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Old 09-01-2016, 10:45 AM   #15
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I'm getting about 11 mpg towing a 36 foot fifth wheel weighing 11K lbs. (dry.) When I last towed my 31' travel trailer, I got about 14 mpg with my 2003 F250 7.3 diesel.

All the modern gasoline truck engines are relatively high rpm engines, and they're going to be hunting for gears in hilly conditions. It's just how they are. Doesn't mean they're not going to do the job for you.

If I was buying a new 3/4 ton truck today, I'd skip my Lariat leather interior and buy the cloth XLT interior with a diesel engine. It's just about a 1:1 trade off for a diesel engine. Ram and GM has comparable interior packages too.
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Old 09-10-2016, 10:01 PM   #16
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I was also going to say slow down and enjoy the ride to save gears.
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Old 09-14-2016, 04:41 PM   #17
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Interesting thread. I have a Ram 1500 with the 3.0L diesel. I've only towed in the Phoenix (Keystone Bullet 26RBPR) area so far, not done any mountains. Still, I probably average 15mpg. Unloaded I get between 28 and 30 on the highway.
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Old 09-14-2016, 08:07 PM   #18
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A diesel is night and day better for towing than a gasoline truck.
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Old 09-14-2016, 09:45 PM   #19
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Go drive a large gas class A pulling a toad, 8+ mpg and 3rd gear on a mountain only occurs when going down the mountain.

If your worried about mpg keep, your speed under 55 mph, also use momentum to go up the hill and be very light of the gas.

Single digit mpg and low gear climbing hills is as others stated how a gas engine works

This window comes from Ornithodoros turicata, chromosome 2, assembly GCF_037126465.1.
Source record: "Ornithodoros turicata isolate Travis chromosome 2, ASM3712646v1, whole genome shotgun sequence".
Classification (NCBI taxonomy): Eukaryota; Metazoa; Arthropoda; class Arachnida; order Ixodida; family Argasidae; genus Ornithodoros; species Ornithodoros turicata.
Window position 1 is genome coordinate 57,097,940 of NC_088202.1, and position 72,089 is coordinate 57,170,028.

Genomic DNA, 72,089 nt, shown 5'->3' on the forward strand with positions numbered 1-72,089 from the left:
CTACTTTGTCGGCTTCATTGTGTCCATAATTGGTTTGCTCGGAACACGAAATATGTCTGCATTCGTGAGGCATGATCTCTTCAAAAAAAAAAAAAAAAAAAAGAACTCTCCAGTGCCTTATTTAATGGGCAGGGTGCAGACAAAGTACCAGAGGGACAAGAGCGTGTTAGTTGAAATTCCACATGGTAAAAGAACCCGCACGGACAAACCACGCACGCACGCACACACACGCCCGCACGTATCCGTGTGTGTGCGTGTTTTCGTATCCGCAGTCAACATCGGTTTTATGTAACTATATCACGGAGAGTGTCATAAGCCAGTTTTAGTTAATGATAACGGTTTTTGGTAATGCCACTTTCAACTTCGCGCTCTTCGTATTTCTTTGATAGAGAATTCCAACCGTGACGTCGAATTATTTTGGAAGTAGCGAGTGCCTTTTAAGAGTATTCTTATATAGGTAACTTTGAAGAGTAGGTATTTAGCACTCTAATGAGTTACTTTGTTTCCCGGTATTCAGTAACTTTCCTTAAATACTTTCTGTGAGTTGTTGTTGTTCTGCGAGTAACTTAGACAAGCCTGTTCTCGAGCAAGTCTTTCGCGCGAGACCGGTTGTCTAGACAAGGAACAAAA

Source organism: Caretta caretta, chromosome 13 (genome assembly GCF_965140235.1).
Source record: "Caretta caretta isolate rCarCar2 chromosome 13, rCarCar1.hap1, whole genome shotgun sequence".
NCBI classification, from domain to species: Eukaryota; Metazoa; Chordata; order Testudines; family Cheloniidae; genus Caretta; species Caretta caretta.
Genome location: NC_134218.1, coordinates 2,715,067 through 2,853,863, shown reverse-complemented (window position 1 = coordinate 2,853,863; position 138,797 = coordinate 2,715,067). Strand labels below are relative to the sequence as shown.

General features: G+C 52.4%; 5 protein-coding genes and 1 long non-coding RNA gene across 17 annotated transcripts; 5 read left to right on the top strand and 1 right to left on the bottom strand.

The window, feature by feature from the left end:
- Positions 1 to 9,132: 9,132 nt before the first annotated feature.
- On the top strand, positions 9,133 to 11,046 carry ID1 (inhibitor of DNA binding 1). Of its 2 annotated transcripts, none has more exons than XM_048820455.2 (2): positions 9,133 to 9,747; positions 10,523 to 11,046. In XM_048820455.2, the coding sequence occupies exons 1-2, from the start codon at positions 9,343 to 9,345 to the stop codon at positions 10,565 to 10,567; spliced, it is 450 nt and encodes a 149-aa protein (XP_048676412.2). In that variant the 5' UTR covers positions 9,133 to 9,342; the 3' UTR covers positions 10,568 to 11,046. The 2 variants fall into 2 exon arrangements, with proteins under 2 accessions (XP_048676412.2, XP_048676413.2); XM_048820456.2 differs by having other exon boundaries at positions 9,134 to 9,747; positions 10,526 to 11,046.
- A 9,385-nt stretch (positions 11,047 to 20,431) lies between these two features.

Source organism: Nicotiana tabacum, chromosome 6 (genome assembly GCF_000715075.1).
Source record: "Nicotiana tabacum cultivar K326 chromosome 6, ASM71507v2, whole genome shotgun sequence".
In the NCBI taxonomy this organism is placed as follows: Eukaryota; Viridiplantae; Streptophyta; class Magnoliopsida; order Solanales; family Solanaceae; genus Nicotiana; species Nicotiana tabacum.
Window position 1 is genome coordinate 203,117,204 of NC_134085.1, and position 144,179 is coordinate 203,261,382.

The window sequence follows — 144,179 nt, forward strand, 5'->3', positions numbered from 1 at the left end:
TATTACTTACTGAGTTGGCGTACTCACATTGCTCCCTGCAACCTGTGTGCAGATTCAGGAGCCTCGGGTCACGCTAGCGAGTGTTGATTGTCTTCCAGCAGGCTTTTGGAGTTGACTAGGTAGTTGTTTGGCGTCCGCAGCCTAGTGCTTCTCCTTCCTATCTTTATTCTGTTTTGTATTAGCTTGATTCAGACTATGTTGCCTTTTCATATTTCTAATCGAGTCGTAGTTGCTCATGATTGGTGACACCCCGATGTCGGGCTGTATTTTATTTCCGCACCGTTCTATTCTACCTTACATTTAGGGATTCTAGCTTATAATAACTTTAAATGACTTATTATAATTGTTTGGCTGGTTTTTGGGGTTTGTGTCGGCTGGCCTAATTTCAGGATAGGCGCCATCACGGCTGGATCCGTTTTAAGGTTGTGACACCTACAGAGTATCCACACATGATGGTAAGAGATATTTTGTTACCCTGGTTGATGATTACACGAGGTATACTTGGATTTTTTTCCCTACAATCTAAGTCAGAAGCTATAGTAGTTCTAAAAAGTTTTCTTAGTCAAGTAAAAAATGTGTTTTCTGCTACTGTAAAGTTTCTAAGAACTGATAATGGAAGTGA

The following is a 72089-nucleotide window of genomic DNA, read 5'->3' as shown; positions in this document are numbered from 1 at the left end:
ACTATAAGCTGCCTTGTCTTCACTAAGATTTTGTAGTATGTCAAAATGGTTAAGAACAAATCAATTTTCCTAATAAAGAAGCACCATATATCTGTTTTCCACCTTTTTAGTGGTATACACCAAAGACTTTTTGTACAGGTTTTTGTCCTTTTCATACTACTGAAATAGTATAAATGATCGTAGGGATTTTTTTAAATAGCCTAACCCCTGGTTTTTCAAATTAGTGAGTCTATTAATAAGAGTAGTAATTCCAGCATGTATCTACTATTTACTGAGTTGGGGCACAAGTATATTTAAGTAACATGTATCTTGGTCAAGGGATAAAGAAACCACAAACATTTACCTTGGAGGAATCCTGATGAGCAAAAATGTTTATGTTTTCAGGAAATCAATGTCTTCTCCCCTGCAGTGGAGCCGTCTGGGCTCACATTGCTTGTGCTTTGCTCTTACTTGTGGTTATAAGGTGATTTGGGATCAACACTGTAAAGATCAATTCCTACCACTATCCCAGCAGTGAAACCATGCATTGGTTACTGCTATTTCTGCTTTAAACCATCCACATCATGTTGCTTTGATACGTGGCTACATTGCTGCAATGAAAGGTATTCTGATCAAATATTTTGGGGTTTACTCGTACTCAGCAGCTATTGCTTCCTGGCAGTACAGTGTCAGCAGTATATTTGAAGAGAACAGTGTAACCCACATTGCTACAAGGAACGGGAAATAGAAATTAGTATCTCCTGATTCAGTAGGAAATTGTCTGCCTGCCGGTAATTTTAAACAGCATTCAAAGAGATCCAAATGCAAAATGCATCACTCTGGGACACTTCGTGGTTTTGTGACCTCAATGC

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Old 09-14-2016, 10:12 PM   #20
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Since we are on fuel economy here is a test I'm doing on the 5 star $2400.00 kit with the tuner, exhaust and I thought a cold air kit. I'm not bashing 5 star but when I received my hardware all I had was a k&N air filter. This was all done on the phone, I didn't look at their site first so the misunderstanding is my responsibility but the guy on the phone said cold air kit. Oh well.. I'll call tomorrow. My problem was 5 mpg on three trips average. this average was taken while running a K&N air filter, 93 Non Ethanol, good tire pressure and pulling a 6 x 12 enclosed v nose single axle trailer with three dirt bikes. I kept my speed to 60 and below and tried to use momentum on the hills.
I'll add results after tuning and adding the exhaust. I'll probably have to buy the cold air kit. I might add E3 plugs as well. I hear they break off in these v10s for some reason so I'd rather get the stockers out and add some high temp anti seize before there is a problem.
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Old 09-14-2016, 10:18 PM   #21
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One other explanation for your experience:

A non-turbocharged gasoline engine, will lose about 3 percent of its rated power at a given RPM for every 1,000 feet of altitude gained due to air getting thinner as altitude rises. So to overcome a grade at higher elevation the engine must run at a higher RPM to generate the same horsepower required to maintain a given speed.

Production diesel truck power at any given RPM does not change much with altitude up to 10,000 feet for several reasons primarily because of turbocharging benefits and the fact that diesel combustion power is more forgiving of fuel-air ratio change than gasoline combustion power is.
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Old 09-14-2016, 10:50 PM   #22
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Quote:
Originally Posted by powercat_ras View Post
One other explanation for your experience:

A non-turbocharged gasoline engine, will lose about 3 percent of its rated power at a given RPM for every 1,000 feet of altitude gained due to air getting thinner as altitude rises. So to overcome a grade at higher elevation the engine must run at a higher RPM to generate the same horsepower required to maintain a given speed.

Production diesel truck power at any given RPM does not change much with altitude up to 10,000 feet for several reasons primarily because of turbocharging benefits and the fact that diesel combustion power is more forgiving of fuel-air ratio change than gasoline combustion power is.
I have experienced that feeling but only on a motorcycle in the Smokies. My travels thus far in the Class C have been between 200 and 600 feet.
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Old 09-16-2016, 02:53 AM   #23
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Previously I was pulling a 5000 lb fith wheel with a Dodge 5.7 1500 SWB. I always got,around 14 mpg with it and never lacked for power.
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